- GBP/USD closed the week in the negative territory following Friday's modest rebound.
- Markets are reassessing BoE's and Fed's rate hike prospects on renewed coronavirus fears.
- GBP/USD needs to overcome 1.3460 to attract additional buyers.
The GBP/USD pair started the week under bearish pressure after failing to reclaim 1.3500 in the previous week. With the greenback continuing to gather strength against its major rivals on the back of rising US Treasury bond yields, the pair extended its slide below 1.3300 and touched its lowest level since December 2020. Ahead of the weekend, the intense flight to safety triggered a sharp drop in yields and allowed GBP/USD to erase a small portion of its weekly losses.
What happened last week
The data published by IHS Markit revealed on Tuesday that the economic activity in the UK’s manufacturing and service sectors continued to expand at a robust pace in early November. Despite the inspiring PMI readings, the British pound struggled to find demand. Commenting on the survey, "for policymakers concerned about the health of the labour market after the end of the furlough scheme, the buoyant jobs growth signalled should bring some reassuring comfort." said Chris Williamson, Chief Business Economist at IHS Markit. Bank of England (BoE) policymakers, who were concerned about wage inflation feeding into persistent price pressures, could see that as a welcoming development and reassess the need to hike the policy rate by 20 basis points in December.
In fact, BoE Monetary Policy Committee (MPC) member Silvana Tenreyro said on Wednesday that she would not want to say specifically if the BoE would make its first rate hike in either December or February. Tenreyro added that she was expecting a “modest tightening policy.”
The latest headlines surrounding post-Brexit negotiations showed that sides are not expecting to come to a conclusion before the end of the year. Nevertheless, European Commission Vice President Maroš Šefčovič adopted a relatively optimistic tone, noting that there was a clear political will from the UK to solve the Northern Ireland protocol issues.
In the meantime, the dollar capitalized on hawkish comments from Fed officials and upbeat data releases from the US throughout the week and weighed heavily on GBP/USD. Additionally, US President Joe Biden’s decision to nominate Jerome Powell for a second four-year term as the Fed chair reassured markets of a stable and consistent policy outlook.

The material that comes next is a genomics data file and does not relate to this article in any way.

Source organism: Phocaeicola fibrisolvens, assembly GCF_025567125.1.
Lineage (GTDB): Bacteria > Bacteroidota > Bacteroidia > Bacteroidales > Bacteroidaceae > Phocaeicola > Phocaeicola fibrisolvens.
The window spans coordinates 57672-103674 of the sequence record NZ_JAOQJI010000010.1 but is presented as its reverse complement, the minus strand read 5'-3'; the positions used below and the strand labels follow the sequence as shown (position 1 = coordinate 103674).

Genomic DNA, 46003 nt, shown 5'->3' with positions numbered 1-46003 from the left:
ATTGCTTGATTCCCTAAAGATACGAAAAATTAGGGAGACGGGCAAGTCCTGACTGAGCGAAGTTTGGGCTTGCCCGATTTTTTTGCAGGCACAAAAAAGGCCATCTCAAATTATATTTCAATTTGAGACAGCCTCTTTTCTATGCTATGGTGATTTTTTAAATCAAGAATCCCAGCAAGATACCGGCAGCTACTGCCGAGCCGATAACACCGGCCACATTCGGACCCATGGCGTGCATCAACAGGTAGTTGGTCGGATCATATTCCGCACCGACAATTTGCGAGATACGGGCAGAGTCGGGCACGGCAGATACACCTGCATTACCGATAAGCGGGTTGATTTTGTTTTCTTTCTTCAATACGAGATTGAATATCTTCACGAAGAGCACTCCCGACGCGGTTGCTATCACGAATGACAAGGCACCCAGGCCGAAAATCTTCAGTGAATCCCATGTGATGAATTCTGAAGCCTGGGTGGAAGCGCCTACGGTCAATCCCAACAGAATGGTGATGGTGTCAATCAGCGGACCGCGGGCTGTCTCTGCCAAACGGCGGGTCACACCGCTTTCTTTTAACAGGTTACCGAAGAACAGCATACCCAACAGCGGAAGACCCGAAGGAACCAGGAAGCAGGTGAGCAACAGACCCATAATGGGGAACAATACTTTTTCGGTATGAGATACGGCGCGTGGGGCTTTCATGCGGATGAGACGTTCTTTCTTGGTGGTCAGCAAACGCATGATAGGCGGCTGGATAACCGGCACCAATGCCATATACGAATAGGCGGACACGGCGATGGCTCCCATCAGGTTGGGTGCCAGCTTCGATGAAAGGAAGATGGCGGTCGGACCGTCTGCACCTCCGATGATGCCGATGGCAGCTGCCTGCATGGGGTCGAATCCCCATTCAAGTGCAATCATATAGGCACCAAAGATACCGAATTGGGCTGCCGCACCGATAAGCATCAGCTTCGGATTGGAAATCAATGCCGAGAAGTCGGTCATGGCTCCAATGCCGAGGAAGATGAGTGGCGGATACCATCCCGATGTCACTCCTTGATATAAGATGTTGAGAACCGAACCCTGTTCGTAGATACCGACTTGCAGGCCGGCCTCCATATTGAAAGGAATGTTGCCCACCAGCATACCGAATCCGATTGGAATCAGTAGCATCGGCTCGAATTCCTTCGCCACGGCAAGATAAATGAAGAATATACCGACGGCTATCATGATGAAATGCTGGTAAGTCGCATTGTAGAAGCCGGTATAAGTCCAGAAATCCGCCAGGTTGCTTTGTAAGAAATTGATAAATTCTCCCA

The US Bureau of Economic Analysis reported that the Core Personal Consumption Expenditures (PCE) Price Index, the Fed’s preferred gauge of inflation, climbed to 4.1% on a yearly basis in October from 3.7% in September. The weekly Initial Jobless Claims dropped to 199K from 270K, Personal Spending and Personal Income increased by 1.3% and 0.5%, respectively, on a monthly basis in October.
San Francisco Fed President Mary Daly, who earlier in the month argued that the Fed should stay patient in the face of high inflation, said on Wednesday that it could be appropriate to speed up the pace of reductions in asset purchases.
On Friday, escalating fears over the new coronavirus variant slowing down the global economic recovery caused safe-haven flows to dominate the financial markets. The 10-year US T-bond yield fell nearly 8% and forced the dollar to weaken. The probability of the Fed leaving its policy rate unchanged by June 2022 rose to 34% from 18% mid-week, according to the CME Group’s FedWatch Tool.
In the week ahead, there won’t be any high-tier macroeconomic data releases from the UK. On Wednesday, the ADP Employment Change and the ISM Manufacturing PMI will be featured in the US economic docket.
On Friday, the US Bureau of Labor Statistics will release the November jobs report. A stronger-than-expected increase in Nonfarm Payrolls (NFP) could help the greenback regather its strength. Nevertheless, investors will pay close attention to coronavirus headlines and how Fed policymakers assess the impact on the policy outlook before the Fed goes into the blackout period on Saturday, December 4. In case FOMC members sound reluctant to speed up the reduction in asset purchases, the dollar is likely to stay on the back foot.
On the other hand, UK interest rate futures were last seen pricing a 55% chance of a 15 basis points BoE rate hike in December, compared to a 75% probability on Thursday. British Health Secretary Sajid Javid announced on Friday that flights from six African countries will be banned from 12:00 GMT on Friday. Investors might want to stay away from the British pound if they think that the rate outlook will be affected by the new coronavirus variant.
In short, GBP/USD could find it difficult to stage a convincing recovery next week but the pair’s losses are likely to be limited, opening the door for a consolidation phase in between key technical levels.
GBP/USD technical outlook
The Relative Strength Index (RSI) indicator on the daily chart is edging slightly higher toward 40, suggesting that the bearish pressure has started to ease off. On the upside, GBP/USD faces initial resistance at 1.3400 before 1.3460 (20-day SMA, Fibonacci 50% retracement of the long-term uptrend). In case the pair manages to hold above the latter and starts using it as support, it could target 1.3500 (psychological level).
On the downside, strong support seems to have formed near 1.3280 (2021-low, Fibonacci 61.8% retracement). With a daily close below that level, sellers could eye 1.3200 (psychological level) as the next target.
GBP/USD sentiment poll
Although experts don't see GBP/USD extending its rebound in the near term, they see the pair targeting 1.3500 by Christmas.
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